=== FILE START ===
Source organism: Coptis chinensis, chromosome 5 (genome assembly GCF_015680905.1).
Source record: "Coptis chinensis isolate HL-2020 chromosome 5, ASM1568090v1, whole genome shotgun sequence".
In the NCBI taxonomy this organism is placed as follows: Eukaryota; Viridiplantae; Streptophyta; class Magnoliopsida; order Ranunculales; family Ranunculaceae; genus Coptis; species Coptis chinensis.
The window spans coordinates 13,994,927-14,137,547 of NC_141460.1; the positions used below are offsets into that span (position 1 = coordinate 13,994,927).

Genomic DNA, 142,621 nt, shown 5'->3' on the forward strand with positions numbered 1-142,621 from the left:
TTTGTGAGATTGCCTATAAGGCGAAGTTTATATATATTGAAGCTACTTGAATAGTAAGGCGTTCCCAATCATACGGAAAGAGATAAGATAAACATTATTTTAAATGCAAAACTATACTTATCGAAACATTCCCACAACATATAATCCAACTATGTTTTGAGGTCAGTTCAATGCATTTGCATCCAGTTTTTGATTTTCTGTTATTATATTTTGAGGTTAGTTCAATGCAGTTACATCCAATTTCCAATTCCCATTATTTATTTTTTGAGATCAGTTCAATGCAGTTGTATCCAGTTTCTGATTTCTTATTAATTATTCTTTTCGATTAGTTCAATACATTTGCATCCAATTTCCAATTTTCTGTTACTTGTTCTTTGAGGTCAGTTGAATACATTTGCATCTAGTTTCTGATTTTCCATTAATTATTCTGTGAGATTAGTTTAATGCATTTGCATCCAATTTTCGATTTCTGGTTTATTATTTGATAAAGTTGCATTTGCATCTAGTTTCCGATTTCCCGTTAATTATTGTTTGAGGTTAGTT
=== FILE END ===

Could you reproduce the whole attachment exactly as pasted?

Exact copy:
Source organism: Coptis chinensis, chromosome 5 (genome assembly GCF_015680905.1).
Source record: "Coptis chinensis isolate HL-2020 chromosome 5, ASM1568090v1, whole genome shotgun sequence".
In the NCBI taxonomy this organism is placed as follows: Eukaryota; Viridiplantae; Streptophyta; class Magnoliopsida; order Ranunculales; family Ranunculaceae; genus Coptis; species Coptis chinensis.
The window spans coordinates 13,994,927-14,137,547 of NC_141460.1; the positions used below are offsets into that span (position 1 = coordinate 13,994,927).

Genomic DNA, 142,621 nt, shown 5'->3' on the forward strand with positions numbered 1-142,621 from the left:
TTTGTGAGATTGCCTATAAGGCGAAGTTTATATATATTGAAGCTACTTGAATAGTAAGGCGTTCCCAATCATACGGAAAGAGATAAGATAAACATTATTTTAAATGCAAAACTATACTTATCGAAACATTCCCACAACATATAATCCAACTATGTTTTGAGGTCAGTTCAATGCATTTGCATCCAGTTTTTGATTTTCTGTTATTATATTTTGAGGTTAGTTCAATGCAGTTACATCCAATTTCCAATTCCCATTATTTATTTTTTGAGATCAGTTCAATGCAGTTGTATCCAGTTTCTGATTTCTTATTAATTATTCTTTTCGATTAGTTCAATACATTTGCATCCAATTTCCAATTTTCTGTTACTTGTTCTTTGAGGTCAGTTGAATACATTTGCATCTAGTTTCTGATTTTCCATTAATTATTCTGTGAGATTAGTTTAATGCATTTGCATCCAATTTTCGATTTCTGGTTTATTATTTGATAAAGTTGCATTTGCATCTAGTTTCCGATTTCCCGTTAATTATTGTTTGAGGTTAGTT